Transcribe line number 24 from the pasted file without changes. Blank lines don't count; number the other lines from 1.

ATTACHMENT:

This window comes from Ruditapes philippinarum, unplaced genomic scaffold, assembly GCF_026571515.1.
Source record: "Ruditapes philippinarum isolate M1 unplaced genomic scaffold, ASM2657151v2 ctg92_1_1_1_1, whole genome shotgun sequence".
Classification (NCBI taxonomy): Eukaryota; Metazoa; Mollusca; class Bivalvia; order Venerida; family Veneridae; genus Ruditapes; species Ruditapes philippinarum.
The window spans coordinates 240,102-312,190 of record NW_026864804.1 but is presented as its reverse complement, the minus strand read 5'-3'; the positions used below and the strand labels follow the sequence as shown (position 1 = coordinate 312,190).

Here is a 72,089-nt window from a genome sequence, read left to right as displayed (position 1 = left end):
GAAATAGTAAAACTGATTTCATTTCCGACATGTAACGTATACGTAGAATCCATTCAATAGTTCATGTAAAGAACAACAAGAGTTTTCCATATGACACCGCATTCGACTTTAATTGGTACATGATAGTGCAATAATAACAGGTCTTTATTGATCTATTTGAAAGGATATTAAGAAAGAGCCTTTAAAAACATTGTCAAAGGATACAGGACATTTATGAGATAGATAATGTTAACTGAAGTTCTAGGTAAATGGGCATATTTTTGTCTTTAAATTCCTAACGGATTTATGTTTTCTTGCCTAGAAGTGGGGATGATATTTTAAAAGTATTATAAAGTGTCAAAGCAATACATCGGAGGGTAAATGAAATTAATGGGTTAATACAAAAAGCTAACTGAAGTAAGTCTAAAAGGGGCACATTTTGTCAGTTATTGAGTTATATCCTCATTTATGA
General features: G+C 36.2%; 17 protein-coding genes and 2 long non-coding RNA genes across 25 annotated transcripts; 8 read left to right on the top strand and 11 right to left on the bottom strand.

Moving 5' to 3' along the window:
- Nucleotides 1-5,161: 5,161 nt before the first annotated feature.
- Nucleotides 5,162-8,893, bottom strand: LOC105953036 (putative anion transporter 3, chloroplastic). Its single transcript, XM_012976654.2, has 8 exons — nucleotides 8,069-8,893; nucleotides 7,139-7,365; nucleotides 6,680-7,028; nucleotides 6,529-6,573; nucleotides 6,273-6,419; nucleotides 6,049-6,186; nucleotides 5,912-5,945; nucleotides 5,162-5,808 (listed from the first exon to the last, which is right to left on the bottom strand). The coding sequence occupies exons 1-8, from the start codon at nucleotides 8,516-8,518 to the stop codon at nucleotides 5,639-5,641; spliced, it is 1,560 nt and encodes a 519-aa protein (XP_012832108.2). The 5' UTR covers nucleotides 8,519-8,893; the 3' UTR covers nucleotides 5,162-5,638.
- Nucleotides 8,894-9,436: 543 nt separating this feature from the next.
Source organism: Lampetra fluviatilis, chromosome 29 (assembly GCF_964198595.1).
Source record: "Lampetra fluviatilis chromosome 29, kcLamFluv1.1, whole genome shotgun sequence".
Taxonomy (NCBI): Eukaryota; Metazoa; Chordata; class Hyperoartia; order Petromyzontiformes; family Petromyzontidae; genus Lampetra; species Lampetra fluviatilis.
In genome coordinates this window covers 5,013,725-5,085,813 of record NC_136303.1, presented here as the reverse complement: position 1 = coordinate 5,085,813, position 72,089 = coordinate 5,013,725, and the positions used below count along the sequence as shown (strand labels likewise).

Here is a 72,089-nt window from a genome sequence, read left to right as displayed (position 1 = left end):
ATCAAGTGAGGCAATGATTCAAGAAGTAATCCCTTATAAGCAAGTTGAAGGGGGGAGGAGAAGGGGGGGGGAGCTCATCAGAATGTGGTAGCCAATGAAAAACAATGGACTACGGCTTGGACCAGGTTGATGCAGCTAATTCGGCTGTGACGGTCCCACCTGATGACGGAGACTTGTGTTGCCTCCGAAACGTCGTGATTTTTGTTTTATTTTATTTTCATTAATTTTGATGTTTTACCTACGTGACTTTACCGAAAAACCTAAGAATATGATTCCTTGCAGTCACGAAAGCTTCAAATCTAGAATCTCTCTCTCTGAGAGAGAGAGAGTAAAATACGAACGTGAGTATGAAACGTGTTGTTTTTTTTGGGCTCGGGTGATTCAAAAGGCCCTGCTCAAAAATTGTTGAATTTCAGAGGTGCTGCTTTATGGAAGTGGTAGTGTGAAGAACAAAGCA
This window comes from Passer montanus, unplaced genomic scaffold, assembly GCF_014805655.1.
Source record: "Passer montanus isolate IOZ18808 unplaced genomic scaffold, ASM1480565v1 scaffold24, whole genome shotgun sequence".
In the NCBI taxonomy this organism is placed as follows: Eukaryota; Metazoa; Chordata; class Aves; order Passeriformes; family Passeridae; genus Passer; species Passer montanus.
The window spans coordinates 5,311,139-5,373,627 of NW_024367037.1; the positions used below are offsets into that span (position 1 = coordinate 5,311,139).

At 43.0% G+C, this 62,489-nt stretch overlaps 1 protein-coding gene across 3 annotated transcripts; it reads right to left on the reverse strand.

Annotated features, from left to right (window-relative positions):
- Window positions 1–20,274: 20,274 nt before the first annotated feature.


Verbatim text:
- Window positions 1–20,274: 20,274 nt before the first annotated feature.